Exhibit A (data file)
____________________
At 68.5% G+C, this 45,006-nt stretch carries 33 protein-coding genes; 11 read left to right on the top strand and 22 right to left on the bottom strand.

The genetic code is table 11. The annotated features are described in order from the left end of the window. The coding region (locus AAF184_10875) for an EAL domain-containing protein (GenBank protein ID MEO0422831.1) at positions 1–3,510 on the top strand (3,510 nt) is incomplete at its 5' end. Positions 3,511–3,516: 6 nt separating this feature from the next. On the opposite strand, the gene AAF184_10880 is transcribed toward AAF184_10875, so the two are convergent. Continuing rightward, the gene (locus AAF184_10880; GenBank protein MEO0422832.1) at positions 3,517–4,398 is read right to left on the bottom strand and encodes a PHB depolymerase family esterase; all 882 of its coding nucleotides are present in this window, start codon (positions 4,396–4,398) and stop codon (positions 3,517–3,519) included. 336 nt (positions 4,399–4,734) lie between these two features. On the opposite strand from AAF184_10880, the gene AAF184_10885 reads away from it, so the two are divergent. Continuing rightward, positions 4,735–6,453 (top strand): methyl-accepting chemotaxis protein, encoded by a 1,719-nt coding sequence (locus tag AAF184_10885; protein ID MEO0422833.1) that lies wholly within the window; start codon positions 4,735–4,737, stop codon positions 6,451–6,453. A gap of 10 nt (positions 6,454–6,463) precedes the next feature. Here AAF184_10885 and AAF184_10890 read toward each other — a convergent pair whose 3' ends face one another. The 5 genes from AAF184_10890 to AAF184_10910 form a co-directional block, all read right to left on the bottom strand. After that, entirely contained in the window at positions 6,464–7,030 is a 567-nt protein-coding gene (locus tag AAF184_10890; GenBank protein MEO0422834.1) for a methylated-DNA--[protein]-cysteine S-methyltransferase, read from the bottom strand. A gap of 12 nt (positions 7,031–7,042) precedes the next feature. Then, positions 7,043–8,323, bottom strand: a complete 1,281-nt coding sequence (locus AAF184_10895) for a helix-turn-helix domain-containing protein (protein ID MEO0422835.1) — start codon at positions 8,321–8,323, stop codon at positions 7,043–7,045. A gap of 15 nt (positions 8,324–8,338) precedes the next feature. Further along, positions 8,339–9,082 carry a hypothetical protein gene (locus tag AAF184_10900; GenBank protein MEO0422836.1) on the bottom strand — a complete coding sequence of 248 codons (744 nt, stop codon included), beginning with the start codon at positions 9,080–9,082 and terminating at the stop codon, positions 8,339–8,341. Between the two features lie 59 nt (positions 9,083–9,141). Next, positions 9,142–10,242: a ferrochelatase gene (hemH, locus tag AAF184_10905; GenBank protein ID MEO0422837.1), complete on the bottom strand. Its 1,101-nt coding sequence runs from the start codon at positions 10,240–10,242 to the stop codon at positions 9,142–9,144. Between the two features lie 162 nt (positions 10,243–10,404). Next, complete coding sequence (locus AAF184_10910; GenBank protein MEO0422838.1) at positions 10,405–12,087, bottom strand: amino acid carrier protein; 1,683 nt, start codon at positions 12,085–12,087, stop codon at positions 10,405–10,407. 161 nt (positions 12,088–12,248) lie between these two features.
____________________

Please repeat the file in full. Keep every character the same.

At 68.5% G+C, this 45,006-nt stretch carries 33 protein-coding genes; 11 read left to right on the top strand and 22 right to left on the bottom strand.

The genetic code is table 11. The annotated features are described in order from the left end of the window. The coding region (locus AAF184_10875) for an EAL domain-containing protein (GenBank protein ID MEO0422831.1) at positions 1–3,510 on the top strand (3,510 nt) is incomplete at its 5' end. Positions 3,511–3,516: 6 nt separating this feature from the next. On the opposite strand, the gene AAF184_10880 is transcribed toward AAF184_10875, so the two are convergent. Continuing rightward, the gene (locus AAF184_10880; GenBank protein MEO0422832.1) at positions 3,517–4,398 is read right to left on the bottom strand and encodes a PHB depolymerase family esterase; all 882 of its coding nucleotides are present in this window, start codon (positions 4,396–4,398) and stop codon (positions 3,517–3,519) included. 336 nt (positions 4,399–4,734) lie between these two features. On the opposite strand from AAF184_10880, the gene AAF184_10885 reads away from it, so the two are divergent. Continuing rightward, positions 4,735–6,453 (top strand): methyl-accepting chemotaxis protein, encoded by a 1,719-nt coding sequence (locus tag AAF184_10885; protein ID MEO0422833.1) that lies wholly within the window; start codon positions 4,735–4,737, stop codon positions 6,451–6,453. A gap of 10 nt (positions 6,454–6,463) precedes the next feature. Here AAF184_10885 and AAF184_10890 read toward each other — a convergent pair whose 3' ends face one another. The 5 genes from AAF184_10890 to AAF184_10910 form a co-directional block, all read right to left on the bottom strand. After that, entirely contained in the window at positions 6,464–7,030 is a 567-nt protein-coding gene (locus tag AAF184_10890; GenBank protein MEO0422834.1) for a methylated-DNA--[protein]-cysteine S-methyltransferase, read from the bottom strand. A gap of 12 nt (positions 7,031–7,042) precedes the next feature. Then, positions 7,043–8,323, bottom strand: a complete 1,281-nt coding sequence (locus AAF184_10895) for a helix-turn-helix domain-containing protein (protein ID MEO0422835.1) — start codon at positions 8,321–8,323, stop codon at positions 7,043–7,045. A gap of 15 nt (positions 8,324–8,338) precedes the next feature. Further along, positions 8,339–9,082 carry a hypothetical protein gene (locus tag AAF184_10900; GenBank protein MEO0422836.1) on the bottom strand — a complete coding sequence of 248 codons (744 nt, stop codon included), beginning with the start codon at positions 9,080–9,082 and terminating at the stop codon, positions 8,339–8,341. Between the two features lie 59 nt (positions 9,083–9,141). Next, positions 9,142–10,242: a ferrochelatase gene (hemH, locus tag AAF184_10905; GenBank protein ID MEO0422837.1), complete on the bottom strand. Its 1,101-nt coding sequence runs from the start codon at positions 10,240–10,242 to the stop codon at positions 9,142–9,144. Between the two features lie 162 nt (positions 10,243–10,404). Next, complete coding sequence (locus AAF184_10910; GenBank protein MEO0422838.1) at positions 10,405–12,087, bottom strand: amino acid carrier protein; 1,683 nt, start codon at positions 12,085–12,087, stop codon at positions 10,405–10,407. 161 nt (positions 12,088–12,248) lie between these two features.